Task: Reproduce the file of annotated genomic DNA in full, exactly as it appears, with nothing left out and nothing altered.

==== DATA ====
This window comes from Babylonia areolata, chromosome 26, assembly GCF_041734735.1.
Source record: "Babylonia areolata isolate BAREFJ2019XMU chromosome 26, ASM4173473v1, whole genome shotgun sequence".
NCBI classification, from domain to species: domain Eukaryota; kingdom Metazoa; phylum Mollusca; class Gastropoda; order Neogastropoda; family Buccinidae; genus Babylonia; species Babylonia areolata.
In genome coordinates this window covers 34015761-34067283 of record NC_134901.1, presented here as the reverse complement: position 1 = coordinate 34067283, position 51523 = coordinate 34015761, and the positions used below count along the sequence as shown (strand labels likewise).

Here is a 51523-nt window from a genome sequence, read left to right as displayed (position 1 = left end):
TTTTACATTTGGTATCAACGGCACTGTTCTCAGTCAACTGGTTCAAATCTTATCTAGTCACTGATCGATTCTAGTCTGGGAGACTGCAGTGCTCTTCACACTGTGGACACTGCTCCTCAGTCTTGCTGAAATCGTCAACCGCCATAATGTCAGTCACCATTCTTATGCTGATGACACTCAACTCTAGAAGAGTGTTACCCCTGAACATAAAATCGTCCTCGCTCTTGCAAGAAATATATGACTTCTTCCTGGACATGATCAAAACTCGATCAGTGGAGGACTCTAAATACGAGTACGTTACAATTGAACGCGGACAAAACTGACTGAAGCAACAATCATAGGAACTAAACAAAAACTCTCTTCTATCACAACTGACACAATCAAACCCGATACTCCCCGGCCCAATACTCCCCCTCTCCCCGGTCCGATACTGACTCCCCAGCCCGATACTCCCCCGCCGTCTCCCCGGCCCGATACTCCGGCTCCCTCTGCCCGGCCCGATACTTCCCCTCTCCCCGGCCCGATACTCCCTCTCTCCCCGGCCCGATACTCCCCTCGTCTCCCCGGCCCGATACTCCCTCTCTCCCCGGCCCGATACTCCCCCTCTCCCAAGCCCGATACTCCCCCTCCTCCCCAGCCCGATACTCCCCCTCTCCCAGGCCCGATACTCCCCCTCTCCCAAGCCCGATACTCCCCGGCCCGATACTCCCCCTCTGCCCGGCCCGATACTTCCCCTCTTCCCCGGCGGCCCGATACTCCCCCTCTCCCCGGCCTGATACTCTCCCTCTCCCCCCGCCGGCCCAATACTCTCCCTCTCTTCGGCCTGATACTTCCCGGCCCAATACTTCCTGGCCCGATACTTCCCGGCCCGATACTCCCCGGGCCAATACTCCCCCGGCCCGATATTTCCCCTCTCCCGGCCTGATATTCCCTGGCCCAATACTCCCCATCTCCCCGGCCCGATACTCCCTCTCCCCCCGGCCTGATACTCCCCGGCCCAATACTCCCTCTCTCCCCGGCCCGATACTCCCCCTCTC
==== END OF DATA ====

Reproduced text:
This window comes from Babylonia areolata, chromosome 26, assembly GCF_041734735.1.
Source record: "Babylonia areolata isolate BAREFJ2019XMU chromosome 26, ASM4173473v1, whole genome shotgun sequence".
NCBI classification, from domain to species: domain Eukaryota; kingdom Metazoa; phylum Mollusca; class Gastropoda; order Neogastropoda; family Buccinidae; genus Babylonia; species Babylonia areolata.
In genome coordinates this window covers 34015761-34067283 of record NC_134901.1, presented here as the reverse complement: position 1 = coordinate 34067283, position 51523 = coordinate 34015761, and the positions used below count along the sequence as shown (strand labels likewise).

Here is a 51523-nt window from a genome sequence, read left to right as displayed (position 1 = left end):
TTTTACATTTGGTATCAACGGCACTGTTCTCAGTCAACTGGTTCAAATCTTATCTAGTCACTGATCGATTCTAGTCTGGGAGACTGCAGTGCTCTTCACACTGTGGACACTGCTCCTCAGTCTTGCTGAAATCGTCAACCGCCATAATGTCAGTCACCATTCTTATGCTGATGACACTCAACTCTAGAAGAGTGTTACCCCTGAACATAAAATCGTCCTCGCTCTTGCAAGAAATATATGACTTCTTCCTGGACATGATCAAAACTCGATCAGTGGAGGACTCTAAATACGAGTACGTTACAATTGAACGCGGACAAAACTGACTGAAGCAACAATCATAGGAACTAAACAAAAACTCTCTTCTATCACAACTGACACAATCAAACCCGATACTCCCCGGCCCAATACTCCCCCTCTCCCCGGTCCGATACTGACTCCCCAGCCCGATACTCCCCCGCCGTCTCCCCGGCCCGATACTCCGGCTCCCTCTGCCCGGCCCGATACTTCCCCTCTCCCCGGCCCGATACTCCCTCTCTCCCCGGCCCGATACTCCCCTCGTCTCCCCGGCCCGATACTCCCTCTCTCCCCGGCCCGATACTCCCCCTCTCCCAAGCCCGATACTCCCCCTCCTCCCCAGCCCGATACTCCCCCTCTCCCAGGCCCGATACTCCCCCTCTCCCAAGCCCGATACTCCCCGGCCCGATACTCCCCCTCTGCCCGGCCCGATACTTCCCCTCTTCCCCGGCGGCCCGATACTCCCCCTCTCCCCGGCCTGATACTCTCCCTCTCCCCCCGCCGGCCCAATACTCTCCCTCTCTTCGGCCTGATACTTCCCGGCCCAATACTTCCTGGCCCGATACTTCCCGGCCCGATACTCCCCGGGCCAATACTCCCCCGGCCCGATATTTCCCCTCTCCCGGCCTGATATTCCCTGGCCCAATACTCCCCATCTCCCCGGCCCGATACTCCCTCTCCCCCCGGCCTGATACTCCCCGGCCCAATACTCCCTCTCTCCCCGGCCCGATACTCCCCCTCTC